Two teenagers from South Johnston High School (NC) were arrested on Jan. 31 and charged with misdemeanor cyberbullying. According to reports, this is the first time teens in the Triangle area have been charged under the new state law that went into effect in December 2009.
Joshua Aarron Temple, 18, and Justin Ray Jackson, 17, allegedly created a Facebook page that was used to post threatening comments about their 15-year-old victim. Arrest warrants indicated that Jackson posted comments stating that he would run over the victim with his pickup truck. Temple posted “that he was bringing a gun, to school to hunt (the victim).”
Parents need to be aware of the laws in their state and to continually monitor their child’s online activity. Sameer Hinduja, Associate Professor at Florida Atlantic University, and Justin W. Patchin, Associate Professor at the University of Wisconsin?Eau Claire, update state laws on a regular basis and provide the latest information on causes, and consequences of cyberbullying among adolescents. Hinduja and Patchin say, cyberbullying can be defined as "willful and repeated harm inflicted through the use of computers, cell phones, and other electronic devices.”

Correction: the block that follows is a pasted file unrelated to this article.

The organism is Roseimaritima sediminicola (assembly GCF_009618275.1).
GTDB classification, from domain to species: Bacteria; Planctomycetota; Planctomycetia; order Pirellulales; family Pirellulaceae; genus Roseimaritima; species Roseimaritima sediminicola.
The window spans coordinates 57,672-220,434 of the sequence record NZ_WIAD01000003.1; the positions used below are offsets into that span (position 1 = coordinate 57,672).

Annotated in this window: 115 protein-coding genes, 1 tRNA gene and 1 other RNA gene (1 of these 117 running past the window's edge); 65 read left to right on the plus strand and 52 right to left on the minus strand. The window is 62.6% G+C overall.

In Hinduja and Patchin’s book “Bullying Beyond the Schoolyard: Preventing and Responding to Cyberbullying”, they suggest parents have their child sign an internet contract. The web site offers the contract and other tools as free download resources.
Stacey DeWitt, founder and CEO of Connect with Kids, says “schools need to have clear consequences in place for bullying at school and online -- and parents can help by reminding their kids that bullying is not the victim's fault.” Watch the video at this link to learn more from DeWitt including ways to change today’s culture of cruelty.
Add in thoughts in the comment section below about how your child's school and community are handling cyberbullies.
Liza Weidle is the NC Mom Congress delegate and author of "Truth about Parenting: Navigating the Elementary Years."